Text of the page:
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Some People Are Still Taking Flights Despite The Coronavirus Pandemic


Airlines have been devastated by the coronavirus pandemic. An industry group leader told a Senate committee today that U.S. airlines are burning through $10 billion a month to fly planes that carry an average of just 17 passengers each. So who are those people who are still flying? NPR's transportation correspondent David Schaper and producer Liz Baker went to a couple of airports to find out.

DAVID SCHAPER, BYLINE: Normally, the scene at one of the nation's busiest airports is one of controlled chaos. Traffic leading into Chicago's O'Hare is almost always jammed up - the terminal curbs teeming with travelers jumping out of Ubers, taxis and shuttle buses. Inside, there would normally be mobs of people dragging roller bags, trying to figure out which interminable line to get into - but not anymore. Now there are hardly any travelers and just row after row of empty check-in kiosks and counters with a dozen or so airline employees just standing around with no one to help.

QUINN SCANNELL: I feel like I'm in a "Twilight Zone" episode kind of. It's just super eerie.

SCHAPER: Twenty-one-year-old Quinn Scannell was living in Madagascar but had to leave as the borders there closed, and he's returning home. Other travelers include students who are studying abroad, people going to be closer to family and those whose work is essential. Among them is 47-year-old Kension Edwards, a medical equipment service technician from Raleigh, N.C.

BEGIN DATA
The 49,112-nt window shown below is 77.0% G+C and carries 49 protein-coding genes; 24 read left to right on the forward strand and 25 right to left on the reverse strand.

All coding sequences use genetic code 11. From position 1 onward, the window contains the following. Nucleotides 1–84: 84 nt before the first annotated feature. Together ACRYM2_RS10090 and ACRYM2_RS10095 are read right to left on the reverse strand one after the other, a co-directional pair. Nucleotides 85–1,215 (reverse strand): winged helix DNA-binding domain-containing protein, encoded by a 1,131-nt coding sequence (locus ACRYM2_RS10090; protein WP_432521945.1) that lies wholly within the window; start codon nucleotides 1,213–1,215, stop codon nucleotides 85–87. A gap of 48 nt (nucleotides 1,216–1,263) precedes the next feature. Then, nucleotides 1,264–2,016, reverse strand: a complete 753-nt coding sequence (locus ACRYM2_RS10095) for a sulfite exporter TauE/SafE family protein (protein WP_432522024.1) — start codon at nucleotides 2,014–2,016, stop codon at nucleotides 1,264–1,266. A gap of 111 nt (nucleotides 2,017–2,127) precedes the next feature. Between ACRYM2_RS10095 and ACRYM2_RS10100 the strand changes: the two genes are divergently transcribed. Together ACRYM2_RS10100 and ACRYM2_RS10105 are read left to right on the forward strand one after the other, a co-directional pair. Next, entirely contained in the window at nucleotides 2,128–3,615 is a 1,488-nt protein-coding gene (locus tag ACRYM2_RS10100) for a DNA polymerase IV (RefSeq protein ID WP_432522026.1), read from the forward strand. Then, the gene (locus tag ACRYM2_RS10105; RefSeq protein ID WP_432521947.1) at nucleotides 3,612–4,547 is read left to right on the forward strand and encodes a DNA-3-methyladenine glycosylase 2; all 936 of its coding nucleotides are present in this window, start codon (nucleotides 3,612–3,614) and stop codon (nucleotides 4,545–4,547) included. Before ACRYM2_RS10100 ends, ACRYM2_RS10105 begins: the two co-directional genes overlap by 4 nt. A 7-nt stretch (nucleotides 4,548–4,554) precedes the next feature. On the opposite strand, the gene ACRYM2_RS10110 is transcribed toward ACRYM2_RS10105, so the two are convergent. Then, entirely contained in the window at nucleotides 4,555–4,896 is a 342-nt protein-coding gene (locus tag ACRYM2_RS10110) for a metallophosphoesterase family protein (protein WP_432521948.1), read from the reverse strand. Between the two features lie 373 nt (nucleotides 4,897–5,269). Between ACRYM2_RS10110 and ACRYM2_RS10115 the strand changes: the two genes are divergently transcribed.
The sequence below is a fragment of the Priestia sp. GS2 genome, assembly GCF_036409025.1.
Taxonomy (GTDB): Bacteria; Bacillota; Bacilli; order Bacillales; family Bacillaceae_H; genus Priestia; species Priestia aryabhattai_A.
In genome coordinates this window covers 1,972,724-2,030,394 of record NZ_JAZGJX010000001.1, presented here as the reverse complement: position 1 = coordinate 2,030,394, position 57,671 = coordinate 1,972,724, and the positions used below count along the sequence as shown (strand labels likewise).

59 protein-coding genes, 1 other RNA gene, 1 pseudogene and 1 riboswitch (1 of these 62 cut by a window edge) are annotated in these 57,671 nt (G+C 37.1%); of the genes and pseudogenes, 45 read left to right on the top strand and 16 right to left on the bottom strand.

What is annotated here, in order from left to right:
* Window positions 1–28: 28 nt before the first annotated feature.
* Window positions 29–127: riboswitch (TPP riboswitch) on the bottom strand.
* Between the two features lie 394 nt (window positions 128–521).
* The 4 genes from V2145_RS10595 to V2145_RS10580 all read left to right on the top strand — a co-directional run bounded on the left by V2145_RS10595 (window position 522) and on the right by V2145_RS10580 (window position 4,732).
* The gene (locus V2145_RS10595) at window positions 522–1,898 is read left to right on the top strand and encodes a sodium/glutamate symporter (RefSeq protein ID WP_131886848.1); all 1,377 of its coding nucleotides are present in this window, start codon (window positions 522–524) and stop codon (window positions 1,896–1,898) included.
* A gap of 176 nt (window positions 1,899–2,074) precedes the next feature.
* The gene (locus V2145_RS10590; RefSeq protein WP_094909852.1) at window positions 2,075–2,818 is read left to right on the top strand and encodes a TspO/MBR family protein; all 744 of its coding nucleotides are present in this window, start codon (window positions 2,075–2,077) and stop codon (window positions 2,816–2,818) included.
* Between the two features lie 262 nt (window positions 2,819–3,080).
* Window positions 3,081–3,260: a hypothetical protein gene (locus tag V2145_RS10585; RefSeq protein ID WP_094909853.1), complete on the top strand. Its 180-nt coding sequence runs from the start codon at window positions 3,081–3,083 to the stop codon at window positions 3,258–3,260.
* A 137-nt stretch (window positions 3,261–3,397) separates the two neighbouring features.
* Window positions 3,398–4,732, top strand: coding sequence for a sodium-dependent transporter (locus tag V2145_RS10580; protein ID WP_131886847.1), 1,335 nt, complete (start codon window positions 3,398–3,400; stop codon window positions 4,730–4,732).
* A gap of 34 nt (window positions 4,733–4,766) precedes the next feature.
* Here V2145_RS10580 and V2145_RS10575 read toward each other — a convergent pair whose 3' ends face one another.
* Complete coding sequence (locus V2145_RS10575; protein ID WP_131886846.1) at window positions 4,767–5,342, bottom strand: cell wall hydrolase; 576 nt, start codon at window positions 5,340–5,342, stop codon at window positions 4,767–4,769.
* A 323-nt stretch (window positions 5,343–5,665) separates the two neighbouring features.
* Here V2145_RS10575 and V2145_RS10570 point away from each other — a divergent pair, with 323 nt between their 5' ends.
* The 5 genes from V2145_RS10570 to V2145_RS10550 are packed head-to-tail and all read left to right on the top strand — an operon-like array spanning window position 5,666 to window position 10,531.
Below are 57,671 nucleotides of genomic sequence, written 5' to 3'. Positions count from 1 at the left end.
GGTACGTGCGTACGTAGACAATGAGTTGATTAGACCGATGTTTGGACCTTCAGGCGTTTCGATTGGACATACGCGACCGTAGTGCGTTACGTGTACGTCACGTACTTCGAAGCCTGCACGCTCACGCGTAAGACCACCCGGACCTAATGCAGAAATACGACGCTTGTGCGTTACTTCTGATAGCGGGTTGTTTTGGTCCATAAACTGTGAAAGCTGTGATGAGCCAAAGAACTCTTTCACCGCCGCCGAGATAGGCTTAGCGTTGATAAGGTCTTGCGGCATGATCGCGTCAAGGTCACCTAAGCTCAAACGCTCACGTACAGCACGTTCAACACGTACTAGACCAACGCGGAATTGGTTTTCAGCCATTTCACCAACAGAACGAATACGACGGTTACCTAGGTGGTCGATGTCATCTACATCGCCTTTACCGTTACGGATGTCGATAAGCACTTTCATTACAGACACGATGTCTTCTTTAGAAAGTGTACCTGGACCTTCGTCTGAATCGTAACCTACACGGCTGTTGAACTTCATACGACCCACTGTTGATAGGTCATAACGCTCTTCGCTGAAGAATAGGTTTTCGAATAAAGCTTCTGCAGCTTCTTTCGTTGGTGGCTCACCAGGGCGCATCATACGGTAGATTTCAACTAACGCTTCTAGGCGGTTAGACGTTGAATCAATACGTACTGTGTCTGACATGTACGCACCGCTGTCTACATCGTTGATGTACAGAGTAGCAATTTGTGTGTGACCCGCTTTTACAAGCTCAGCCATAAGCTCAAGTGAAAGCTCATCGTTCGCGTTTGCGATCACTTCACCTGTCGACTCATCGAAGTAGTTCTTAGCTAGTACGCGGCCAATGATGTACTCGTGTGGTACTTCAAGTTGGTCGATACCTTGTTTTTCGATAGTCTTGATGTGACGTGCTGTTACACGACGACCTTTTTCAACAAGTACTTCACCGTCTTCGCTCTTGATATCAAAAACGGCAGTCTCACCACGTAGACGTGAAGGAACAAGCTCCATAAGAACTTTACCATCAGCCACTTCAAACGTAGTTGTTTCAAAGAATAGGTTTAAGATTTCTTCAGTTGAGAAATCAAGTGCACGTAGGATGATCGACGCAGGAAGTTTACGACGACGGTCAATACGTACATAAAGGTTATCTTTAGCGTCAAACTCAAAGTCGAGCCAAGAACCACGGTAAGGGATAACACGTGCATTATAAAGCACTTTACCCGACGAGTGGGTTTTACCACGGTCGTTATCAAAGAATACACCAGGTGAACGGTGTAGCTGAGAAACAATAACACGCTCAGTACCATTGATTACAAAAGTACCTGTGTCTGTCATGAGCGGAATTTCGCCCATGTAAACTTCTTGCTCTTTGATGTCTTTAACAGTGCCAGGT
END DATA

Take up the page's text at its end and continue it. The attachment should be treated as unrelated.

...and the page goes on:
KENSION EDWARDS: For what we're working on, it's important for lots of people, so that's my way of doing my part, I guess.

SCHAPER: Edwards says, with no long lines and airplane middle seats blocked out, there are fewer headaches in traveling now.

EDWARDS: It's nice having extra room. It is still a little bit scary because it's - I think it's a little bit more serious than most people thought at first.

SCHAPER: Another essential work traveler is electrical engineer Brian Brackensick of Houston.

BRIAN BRACKENSICK: I'm going to Indianapolis to repair some gear that's used for environmental cleanup.

SCHAPER: Brackensick says some of his company's chemical spill cleanup projects are now on hold.

BRACKENSICK: But some of them are critical. The EPA will push them forward and say, you know, even with coronavirus, we have to - we still have to clean up everyone's drinking water and make sure all those contaminants are being pulled out.

SCHAPER: And because of the coronavirus, he no longer travels back home on weekends, instead staying on site until the job is done. Inside O'Hare's United Airlines terminal, the Starbucks, McDonald's and a few other eateries are open, but most are closed. As the largest hub in United's system, some 60,000 passengers used to go in and out of this terminal each day - now just 3,000. One of them is 21-year-old Margaux Gex, who is returning home to Switzerland after attending college in Seattle.